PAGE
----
An American In Paris: Landon Donovan May Give European Soccer Another Shot

Joe GSenior Writer IAugust 24, 2009

CARSON, CA - AUGUST 15:  Landon Donovan #10 of the Los Angeles Galaxy dribbles the ball on the attack as Leo Gonzalez #19 of Seattle Sounders FC keeps pace in the second half of their MLS match at The Home Depot Center on August 15, 2009 in Carson, California.  (Photo by Victor Decolongon/Getty Images)

"Back home everyone said I didn't have any talent. They might be saying the same thing over here but it sounds better in French." —Jerry Mulligan, An American In Paris

Those lines accurately sum up Landon Donovan's professional career, at least the parts that have been spent in Europe. His critics have long said that he couldn't hack it in European football.

That might change with a move to Paris-Saint Germain.

You read that correctly. After last winter's frustrating spell with Bayern Munich, the face of the U.S. National Team is set for a move to Paris.

The former home of Ronaldinho.

Seven time winners of the Coupe de France.

A club that missed out on the Europa League on goal differential last season.

And from a footballing standpoint, the Parc des Princes is miles above the Home Depot Center.

Some very credible rumors have popped up claiming that Donovan will be moving to the French capital, either on loan or via permanent transfer.

Domestically, he's been playing better than ever before.

He's produced magic like this on a weekly basis during the current MLS season, so it's no surprise that European clubs are once again interested in his services.

Donovan has also played quite well in a National Team shirt this year, save for a lackluster performance in Mexico City that was the result of a bout with swine flu.

This proposed move comes with a lot of pressure.

At 27 years old, this is surely one of Donovan's last chances to impress a European club. Success in Europe is one of the few competitive hurdles that Donovan has not been able to clear, and he's desperate to do something about it before he gets to the latter stages of his career.

An important question must be raised—why should we believe that this will be any different than Donovan's time with Leverkusen or Munich?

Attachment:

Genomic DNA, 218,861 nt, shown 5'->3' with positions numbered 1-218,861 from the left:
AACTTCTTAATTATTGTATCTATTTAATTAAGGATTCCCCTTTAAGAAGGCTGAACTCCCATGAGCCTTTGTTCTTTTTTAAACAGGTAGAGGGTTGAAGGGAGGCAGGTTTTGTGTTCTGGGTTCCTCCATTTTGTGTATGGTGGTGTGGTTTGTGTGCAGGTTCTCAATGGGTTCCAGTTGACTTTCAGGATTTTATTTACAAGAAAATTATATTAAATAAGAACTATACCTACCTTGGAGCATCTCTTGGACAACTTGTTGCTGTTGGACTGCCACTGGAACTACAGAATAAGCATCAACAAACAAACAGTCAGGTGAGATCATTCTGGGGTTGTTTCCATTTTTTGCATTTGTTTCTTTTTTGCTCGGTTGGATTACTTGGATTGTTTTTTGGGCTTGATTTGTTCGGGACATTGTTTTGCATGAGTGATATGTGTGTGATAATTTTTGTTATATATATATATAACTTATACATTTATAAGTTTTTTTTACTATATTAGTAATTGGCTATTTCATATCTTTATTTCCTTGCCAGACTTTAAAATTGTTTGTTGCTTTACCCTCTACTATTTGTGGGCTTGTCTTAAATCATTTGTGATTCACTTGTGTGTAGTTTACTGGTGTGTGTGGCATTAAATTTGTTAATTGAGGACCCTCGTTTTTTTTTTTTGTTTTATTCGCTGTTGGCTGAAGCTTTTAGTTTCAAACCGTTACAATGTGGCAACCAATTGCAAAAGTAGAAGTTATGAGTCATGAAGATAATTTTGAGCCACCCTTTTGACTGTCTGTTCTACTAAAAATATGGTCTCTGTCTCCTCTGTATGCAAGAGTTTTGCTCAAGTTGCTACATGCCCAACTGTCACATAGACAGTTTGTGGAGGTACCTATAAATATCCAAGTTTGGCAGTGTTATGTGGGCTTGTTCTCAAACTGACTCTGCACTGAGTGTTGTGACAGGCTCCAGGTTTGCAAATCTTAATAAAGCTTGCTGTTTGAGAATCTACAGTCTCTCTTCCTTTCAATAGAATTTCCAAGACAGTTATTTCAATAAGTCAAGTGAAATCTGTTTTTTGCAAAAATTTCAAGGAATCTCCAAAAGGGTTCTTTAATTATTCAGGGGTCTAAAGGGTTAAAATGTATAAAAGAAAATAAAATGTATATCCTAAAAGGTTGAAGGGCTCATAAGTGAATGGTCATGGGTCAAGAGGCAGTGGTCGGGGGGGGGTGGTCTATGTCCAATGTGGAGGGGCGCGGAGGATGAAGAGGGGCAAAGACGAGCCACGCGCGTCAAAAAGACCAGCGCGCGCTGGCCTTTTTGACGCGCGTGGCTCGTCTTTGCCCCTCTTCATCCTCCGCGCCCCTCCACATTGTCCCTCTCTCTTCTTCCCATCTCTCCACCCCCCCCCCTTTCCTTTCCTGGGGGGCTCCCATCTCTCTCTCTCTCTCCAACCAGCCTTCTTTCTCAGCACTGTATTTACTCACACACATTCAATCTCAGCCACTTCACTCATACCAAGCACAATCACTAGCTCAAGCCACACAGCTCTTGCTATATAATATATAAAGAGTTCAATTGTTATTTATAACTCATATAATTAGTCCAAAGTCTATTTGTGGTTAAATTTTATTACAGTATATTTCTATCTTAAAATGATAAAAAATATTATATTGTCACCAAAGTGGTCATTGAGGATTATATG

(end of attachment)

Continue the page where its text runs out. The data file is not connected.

For one, Paris Saint-Germain is not Bayern Munich. Donovan won't face the same competition for playing time that he did in Germany because he's not going to be battling Miroslav Klose and Luca Toni, not to mention Bastian Schweinsteiger and the other midfielders.

At PSG, Donovan could slot into the midfield with relative ease, or play as a striker. There are very few players on the books at PSG that can boast Donovan's combination of experience and success.

Put him in the midfield in front of Claude Makelele and PSG gets an exciting holding/attacking midfield combination. Pair him up front with Guillaume Hoarau and PSG gets a quick player who's good with the ball at his feet to work with their prolific 6'4" striker.

Ligue 1 as a whole also suits Donovan's skill set better than the Bundesliga. It's less physical and more technical, which is a good thing when you've got his diminutive frame. Germany was never the best place for Donovan—he fits in much better with the Spanish or French style of play.

It definitely looks like a good move on paper. All of the elements needed for success are in place—playing time, technical league, good pairings for Donovan all over the field.

But, the matches aren't played on paper. Donovan has yet to show that he's got the necessary mental toughness to survive in Europe. His confidence may have been shaken due to a lack of playing time at his earlier stops, but he can't dwell on that now. Time is running out.

Perhaps this is the move that will finally work out for him. It looks like a good fit, and he wants to succeed. Does Paris hold the key to European success for Landon Donovan?